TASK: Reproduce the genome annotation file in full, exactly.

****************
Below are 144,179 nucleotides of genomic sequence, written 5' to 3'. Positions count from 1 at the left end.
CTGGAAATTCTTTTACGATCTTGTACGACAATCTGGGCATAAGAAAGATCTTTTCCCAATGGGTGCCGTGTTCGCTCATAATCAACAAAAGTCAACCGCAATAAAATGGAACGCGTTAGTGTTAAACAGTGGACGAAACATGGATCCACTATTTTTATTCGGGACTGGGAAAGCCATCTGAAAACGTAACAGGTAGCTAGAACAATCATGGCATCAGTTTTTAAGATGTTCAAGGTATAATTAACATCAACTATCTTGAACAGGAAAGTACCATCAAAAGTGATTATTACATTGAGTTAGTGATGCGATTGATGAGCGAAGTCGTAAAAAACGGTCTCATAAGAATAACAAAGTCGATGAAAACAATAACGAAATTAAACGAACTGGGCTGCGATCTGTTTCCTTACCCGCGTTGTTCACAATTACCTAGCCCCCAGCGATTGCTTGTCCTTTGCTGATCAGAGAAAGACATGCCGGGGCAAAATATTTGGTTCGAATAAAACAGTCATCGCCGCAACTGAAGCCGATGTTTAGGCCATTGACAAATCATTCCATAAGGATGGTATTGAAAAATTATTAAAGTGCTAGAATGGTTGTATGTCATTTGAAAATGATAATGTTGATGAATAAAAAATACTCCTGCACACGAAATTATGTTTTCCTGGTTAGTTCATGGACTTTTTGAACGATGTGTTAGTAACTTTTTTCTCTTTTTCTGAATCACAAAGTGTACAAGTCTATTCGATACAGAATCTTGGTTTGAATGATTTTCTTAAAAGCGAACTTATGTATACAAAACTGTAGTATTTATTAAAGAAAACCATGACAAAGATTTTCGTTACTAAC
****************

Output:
Below are 144,179 nucleotides of genomic sequence, written 5' to 3'. Positions count from 1 at the left end.
CTGGAAATTCTTTTACGATCTTGTACGACAATCTGGGCATAAGAAAGATCTTTTCCCAATGGGTGCCGTGTTCGCTCATAATCAACAAAAGTCAACCGCAATAAAATGGAACGCGTTAGTGTTAAACAGTGGACGAAACATGGATCCACTATTTTTATTCGGGACTGGGAAAGCCATCTGAAAACGTAACAGGTAGCTAGAACAATCATGGCATCAGTTTTTAAGATGTTCAAGGTATAATTAACATCAACTATCTTGAACAGGAAAGTACCATCAAAAGTGATTATTACATTGAGTTAGTGATGCGATTGATGAGCGAAGTCGTAAAAAACGGTCTCATAAGAATAACAAAGTCGATGAAAACAATAACGAAATTAAACGAACTGGGCTGCGATCTGTTTCCTTACCCGCGTTGTTCACAATTACCTAGCCCCCAGCGATTGCTTGTCCTTTGCTGATCAGAGAAAGACATGCCGGGGCAAAATATTTGGTTCGAATAAAACAGTCATCGCCGCAACTGAAGCCGATGTTTAGGCCATTGACAAATCATTCCATAAGGATGGTATTGAAAAATTATTAAAGTGCTAGAATGGTTGTATGTCATTTGAAAATGATAATGTTGATGAATAAAAAATACTCCTGCACACGAAATTATGTTTTCCTGGTTAGTTCATGGACTTTTTGAACGATGTGTTAGTAACTTTTTTCTCTTTTTCTGAATCACAAAGTGTACAAGTCTATTCGATACAGAATCTTGGTTTGAATGATTTTCTTAAAAGCGAACTTATGTATACAAAACTGTAGTATTTATTAAAGAAAACCATGACAAAGATTTTCGTTACTAAC